What are Value Disciplines?
In Value Disciplines Michael Treacy and Fred Wiersema make the assumption that an organization will always excel in that which it is good at. This value position is determined by the opinion of external parties such as for example the organization’s customers and suppliers.
The value position of an organization is not only determined by price but also by other factors such as the effort someone has to make to purchase the product/service.
Rules of procedure
- Rule no. 1: Try to be the best by excelling in one of the value disciplines.
- Rule no. 2: Maintain threshold standards on other value disciplines.
- Rule no. 3: Control the market by improving value year after year.
- Rule no. 4: Support the value discipline you have opted for by delivering a well-chosen (operating) organizational model.
Three types of Value Disciplines
An organization that focuses on cost leadership will always aim at providing its customers with high quality products or services at competitive prices and ease of purchase. The organization focuses internally on the streamlining of processes. Making as few errors as possible, minimizing superfluous service, standardizing and increasing (economies of scale) are part of this procedure.
The organization feels that its customers are the most important aspect of its organization. The organization is continuously working to meet the customer’s requirements and delivers mainly tailor-made work and one-on-one solutions in which the organization focuses on a long-term customer relationship. Obtaining a once-only (large) transaction is subordinate to creating a long-lasting intimacy bond.
In order to excel in this strategy, organizations often use an intensive Customer Relations Management (CRM). Examples of such organizations are: Home Depot, Staples in office-supply retailing, Ciba-Geigy in pharmaceuticals, Kraft and Frito-Lay in consumer packaged goods.
An organization that focuses on product leadership will always strive for product development and product innovation and want to be market leader of the specific product and/ or service (state-of-the-art products). They strive to create a continuous stream of innovation that is in demand with both loyal and new buyers. The organization invests much in Research & Development.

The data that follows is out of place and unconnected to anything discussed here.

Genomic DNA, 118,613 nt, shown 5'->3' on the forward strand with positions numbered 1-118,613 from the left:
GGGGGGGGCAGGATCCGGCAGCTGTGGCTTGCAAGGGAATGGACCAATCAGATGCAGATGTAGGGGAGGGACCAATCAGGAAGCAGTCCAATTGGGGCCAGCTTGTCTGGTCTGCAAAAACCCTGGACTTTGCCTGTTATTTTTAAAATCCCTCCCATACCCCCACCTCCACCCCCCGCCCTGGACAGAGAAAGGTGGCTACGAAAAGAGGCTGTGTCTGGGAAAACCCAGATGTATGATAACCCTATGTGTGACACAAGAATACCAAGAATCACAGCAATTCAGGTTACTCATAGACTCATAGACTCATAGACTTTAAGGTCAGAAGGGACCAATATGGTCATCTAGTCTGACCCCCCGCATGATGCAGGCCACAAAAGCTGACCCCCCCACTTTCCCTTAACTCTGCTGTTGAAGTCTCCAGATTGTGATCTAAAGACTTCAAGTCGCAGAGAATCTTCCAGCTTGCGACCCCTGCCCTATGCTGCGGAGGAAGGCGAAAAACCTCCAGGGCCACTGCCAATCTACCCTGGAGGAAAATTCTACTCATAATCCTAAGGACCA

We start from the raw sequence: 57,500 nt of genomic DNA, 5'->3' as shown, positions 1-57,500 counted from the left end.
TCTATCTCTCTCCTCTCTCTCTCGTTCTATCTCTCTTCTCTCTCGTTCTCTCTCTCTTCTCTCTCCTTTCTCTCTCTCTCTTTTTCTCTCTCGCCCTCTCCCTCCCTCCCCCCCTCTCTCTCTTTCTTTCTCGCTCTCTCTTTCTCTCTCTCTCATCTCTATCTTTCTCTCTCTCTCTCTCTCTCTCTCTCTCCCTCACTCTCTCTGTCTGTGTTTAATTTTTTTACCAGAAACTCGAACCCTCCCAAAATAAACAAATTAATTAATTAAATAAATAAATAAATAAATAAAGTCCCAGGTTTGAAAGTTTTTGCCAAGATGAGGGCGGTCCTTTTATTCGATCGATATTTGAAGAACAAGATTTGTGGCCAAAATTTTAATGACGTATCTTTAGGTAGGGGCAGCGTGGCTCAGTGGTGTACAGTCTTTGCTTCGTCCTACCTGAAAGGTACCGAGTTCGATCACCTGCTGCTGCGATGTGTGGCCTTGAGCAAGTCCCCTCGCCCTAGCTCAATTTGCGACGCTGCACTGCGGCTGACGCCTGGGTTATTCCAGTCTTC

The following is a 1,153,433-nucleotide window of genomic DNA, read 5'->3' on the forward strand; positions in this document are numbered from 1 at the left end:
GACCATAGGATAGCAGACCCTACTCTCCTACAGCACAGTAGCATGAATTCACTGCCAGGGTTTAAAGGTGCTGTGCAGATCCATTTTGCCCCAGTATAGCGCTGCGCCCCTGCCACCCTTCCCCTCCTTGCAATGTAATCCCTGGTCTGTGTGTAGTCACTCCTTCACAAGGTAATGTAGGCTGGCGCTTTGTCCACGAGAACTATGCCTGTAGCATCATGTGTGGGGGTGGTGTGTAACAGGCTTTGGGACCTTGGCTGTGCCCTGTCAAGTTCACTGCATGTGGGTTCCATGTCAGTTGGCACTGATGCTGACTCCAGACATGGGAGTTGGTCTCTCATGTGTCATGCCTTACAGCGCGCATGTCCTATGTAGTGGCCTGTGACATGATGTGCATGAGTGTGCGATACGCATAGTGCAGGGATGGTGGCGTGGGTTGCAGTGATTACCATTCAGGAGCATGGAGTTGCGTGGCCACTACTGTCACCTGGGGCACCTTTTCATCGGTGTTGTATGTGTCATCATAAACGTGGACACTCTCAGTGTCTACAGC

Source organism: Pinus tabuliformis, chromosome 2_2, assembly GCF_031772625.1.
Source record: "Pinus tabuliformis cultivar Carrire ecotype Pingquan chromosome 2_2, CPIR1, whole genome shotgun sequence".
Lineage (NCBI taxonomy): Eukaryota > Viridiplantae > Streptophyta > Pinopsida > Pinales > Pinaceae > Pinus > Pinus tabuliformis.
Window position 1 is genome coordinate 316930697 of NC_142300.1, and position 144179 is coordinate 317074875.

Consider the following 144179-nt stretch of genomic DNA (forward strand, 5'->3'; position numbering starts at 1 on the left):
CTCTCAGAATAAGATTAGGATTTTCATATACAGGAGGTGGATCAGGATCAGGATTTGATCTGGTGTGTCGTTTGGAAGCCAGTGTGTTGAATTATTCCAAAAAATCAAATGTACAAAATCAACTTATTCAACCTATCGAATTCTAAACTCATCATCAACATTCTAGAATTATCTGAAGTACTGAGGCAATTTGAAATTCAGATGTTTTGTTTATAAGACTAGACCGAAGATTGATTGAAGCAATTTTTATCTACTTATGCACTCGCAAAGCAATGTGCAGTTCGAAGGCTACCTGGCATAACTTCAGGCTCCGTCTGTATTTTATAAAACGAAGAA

This organization has a flexible structure and stimulates the performance and creativity of its employees. The new and innovative products are often ‘better, smaller, faster, trendier and cheaper’ than their previous products. Examples of leading companies are: Apple, Bang & Olufsen, Philips.
It’s Your Turn
What do you think? Are the Value Disciplines applicable in today’s modern companies? Do you recognize the practical explanation or do you have more suggestions? What are your success factors for following a type of Value Disciplines?
Share your experience and knowledge in the comments box below.
- Wiersema, F. (2002). The New Market Leaders: Who’s Winning and how in the Battle for Customers. Simon and Schuster.
- Treacy, M. & Wiersema, F. (1994). The discipline of market leaders: Choose your customers, narrow your focus, dominate your market. Basic Books.
- Treacy, M. & Wiersema, F. (1993). Customer intimacy and other value disciplines. Harvard Business Review, 71 1) 84–93.
How to cite this article:
Van Vliet, V. (2011). Value Disciplines. Retrieved [insert date] from Toolshero: https://www.toolshero.com/strategy/value-disciplines-treacy-wiersma/
Published on: 01/03/2011 | Last update: 05/02/2022
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